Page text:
Months later, when I started college, I found out I was a good candidate and planned to have it the following summer so I could recover. Fast forward to the following May 29th of 2014 when I go into surgery that is two parts. The first part was the surgeon cutting open my skull to attach wires to provoke seizures and clarify exactly where the seizures were coming from. Luckily, they were only coming from one place and the second part was the surgeon taking that piece out. As for recovery, by the end of August, I was at an Ingrid Michaelson concert in Central Park and didn’t spend much time recovering, that I can remember.

Since I’ve had my surgery, I’ve only had one seizure, unfortunately, on a bus. That was 2016 I think. I have a horrible memory.

But you said you’re queer, right?

Yes! I didn’t come out until after my surgery. I had been questioning my sexuality, but didn’t come out and seek more professional resources (other than people saying you’ll figure it out, no worries) until my sophomore year of college. Well, actually, I came out to my mom as questioning and then that Spring semester started seeking support from my school’s Lesbian, Gay, Bisexual, Transgender, Queer Center. Then I came out as lesbian.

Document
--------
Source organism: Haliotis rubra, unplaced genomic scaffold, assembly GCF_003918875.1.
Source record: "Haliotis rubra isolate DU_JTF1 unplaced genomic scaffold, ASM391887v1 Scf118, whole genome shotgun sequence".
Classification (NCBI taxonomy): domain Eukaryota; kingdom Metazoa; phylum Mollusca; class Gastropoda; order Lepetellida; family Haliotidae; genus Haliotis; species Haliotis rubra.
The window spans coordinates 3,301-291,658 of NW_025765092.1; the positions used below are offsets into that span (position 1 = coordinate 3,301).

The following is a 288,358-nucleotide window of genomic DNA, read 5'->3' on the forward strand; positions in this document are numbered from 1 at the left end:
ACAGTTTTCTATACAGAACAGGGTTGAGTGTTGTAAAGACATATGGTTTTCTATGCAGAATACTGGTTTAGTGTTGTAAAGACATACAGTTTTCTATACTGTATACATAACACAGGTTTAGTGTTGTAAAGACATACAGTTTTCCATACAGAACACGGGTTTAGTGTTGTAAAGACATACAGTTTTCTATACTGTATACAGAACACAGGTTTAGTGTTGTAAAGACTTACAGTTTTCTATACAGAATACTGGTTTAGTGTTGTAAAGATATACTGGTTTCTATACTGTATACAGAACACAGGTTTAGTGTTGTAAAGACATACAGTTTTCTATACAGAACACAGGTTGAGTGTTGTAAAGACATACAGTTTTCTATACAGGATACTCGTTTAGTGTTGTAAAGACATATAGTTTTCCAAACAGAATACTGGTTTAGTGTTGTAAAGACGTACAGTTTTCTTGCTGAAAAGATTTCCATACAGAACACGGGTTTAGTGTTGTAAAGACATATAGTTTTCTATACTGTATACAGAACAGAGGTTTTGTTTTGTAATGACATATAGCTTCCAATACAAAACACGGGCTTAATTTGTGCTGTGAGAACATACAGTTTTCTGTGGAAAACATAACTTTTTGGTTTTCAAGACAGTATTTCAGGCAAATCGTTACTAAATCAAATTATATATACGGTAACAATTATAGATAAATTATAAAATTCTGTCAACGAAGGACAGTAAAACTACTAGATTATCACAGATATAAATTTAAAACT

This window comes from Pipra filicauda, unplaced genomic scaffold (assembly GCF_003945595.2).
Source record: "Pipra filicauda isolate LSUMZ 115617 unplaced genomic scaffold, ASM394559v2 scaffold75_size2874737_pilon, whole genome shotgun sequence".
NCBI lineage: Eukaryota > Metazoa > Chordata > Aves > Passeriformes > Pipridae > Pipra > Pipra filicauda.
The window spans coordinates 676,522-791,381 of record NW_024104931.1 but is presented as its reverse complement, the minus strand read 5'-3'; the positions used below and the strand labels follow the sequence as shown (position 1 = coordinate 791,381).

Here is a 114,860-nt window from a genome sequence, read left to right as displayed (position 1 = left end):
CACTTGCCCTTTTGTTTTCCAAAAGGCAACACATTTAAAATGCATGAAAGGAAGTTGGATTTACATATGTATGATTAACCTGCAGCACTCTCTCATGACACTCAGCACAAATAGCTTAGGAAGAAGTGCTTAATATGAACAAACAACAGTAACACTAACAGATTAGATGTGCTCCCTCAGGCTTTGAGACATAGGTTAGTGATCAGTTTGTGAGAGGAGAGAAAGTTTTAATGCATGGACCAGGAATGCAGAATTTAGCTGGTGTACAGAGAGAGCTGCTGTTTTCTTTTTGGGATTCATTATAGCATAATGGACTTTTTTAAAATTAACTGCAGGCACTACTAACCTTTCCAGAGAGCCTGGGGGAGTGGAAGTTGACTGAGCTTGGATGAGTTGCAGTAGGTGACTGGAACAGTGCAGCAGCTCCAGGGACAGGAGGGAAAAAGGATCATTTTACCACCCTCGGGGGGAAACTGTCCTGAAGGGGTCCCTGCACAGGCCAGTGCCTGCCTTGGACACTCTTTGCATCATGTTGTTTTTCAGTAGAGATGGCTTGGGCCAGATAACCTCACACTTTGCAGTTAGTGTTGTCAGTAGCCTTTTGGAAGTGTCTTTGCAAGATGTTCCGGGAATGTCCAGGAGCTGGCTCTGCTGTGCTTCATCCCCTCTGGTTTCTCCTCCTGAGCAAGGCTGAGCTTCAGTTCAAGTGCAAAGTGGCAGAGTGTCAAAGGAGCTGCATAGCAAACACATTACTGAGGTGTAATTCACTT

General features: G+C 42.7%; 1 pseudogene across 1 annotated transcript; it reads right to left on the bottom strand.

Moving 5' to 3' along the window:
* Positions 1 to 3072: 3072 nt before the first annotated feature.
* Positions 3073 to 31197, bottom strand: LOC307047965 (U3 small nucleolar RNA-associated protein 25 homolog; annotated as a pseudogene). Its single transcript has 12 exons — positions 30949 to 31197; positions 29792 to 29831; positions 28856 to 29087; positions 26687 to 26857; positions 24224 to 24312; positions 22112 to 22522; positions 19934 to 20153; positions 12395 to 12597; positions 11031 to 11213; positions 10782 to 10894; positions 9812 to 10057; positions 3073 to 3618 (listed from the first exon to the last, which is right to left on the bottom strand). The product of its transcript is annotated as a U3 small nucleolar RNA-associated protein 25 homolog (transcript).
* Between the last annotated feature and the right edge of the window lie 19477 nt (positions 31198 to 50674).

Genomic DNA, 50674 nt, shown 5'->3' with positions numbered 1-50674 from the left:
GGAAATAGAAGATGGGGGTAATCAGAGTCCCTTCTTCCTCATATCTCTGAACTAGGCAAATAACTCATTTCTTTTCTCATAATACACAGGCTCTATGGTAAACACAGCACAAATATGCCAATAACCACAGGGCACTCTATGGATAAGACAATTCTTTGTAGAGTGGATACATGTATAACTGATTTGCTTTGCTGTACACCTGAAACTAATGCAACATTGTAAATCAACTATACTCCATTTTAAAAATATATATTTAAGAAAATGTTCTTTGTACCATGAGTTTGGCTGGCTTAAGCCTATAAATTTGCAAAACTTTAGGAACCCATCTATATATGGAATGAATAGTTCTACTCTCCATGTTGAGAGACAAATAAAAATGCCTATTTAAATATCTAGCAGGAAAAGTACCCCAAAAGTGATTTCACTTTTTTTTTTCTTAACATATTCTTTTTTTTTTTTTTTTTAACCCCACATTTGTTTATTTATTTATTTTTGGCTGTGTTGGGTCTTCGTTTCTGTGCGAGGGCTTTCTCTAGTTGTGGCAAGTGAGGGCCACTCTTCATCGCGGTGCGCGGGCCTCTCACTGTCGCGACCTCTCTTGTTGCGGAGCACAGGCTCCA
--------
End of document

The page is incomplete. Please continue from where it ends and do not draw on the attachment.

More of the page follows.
The following year of college, I moved onto campus into Stonewall Suites, my school’s LGBTQ/Gender Inclusive living community. This was awesome because even though my school was literally a 7 minute drive from my house, and my sister went there, I was there super often and didn’t drive, so it made sense that I lived there. I was finding so much community among other queer folks and got my first kiss ever that year. IT was very exciting time that included lots of new experiences at in my junior year, including starting my blog. Then my senior year, I really found my passion for activism when I became a peer educator at the LGBTQ Center. This connects back to the disability piece because along with outreach work, I facilitated a group called QBility, looking at the intersection of being queer and having a disability.

What now?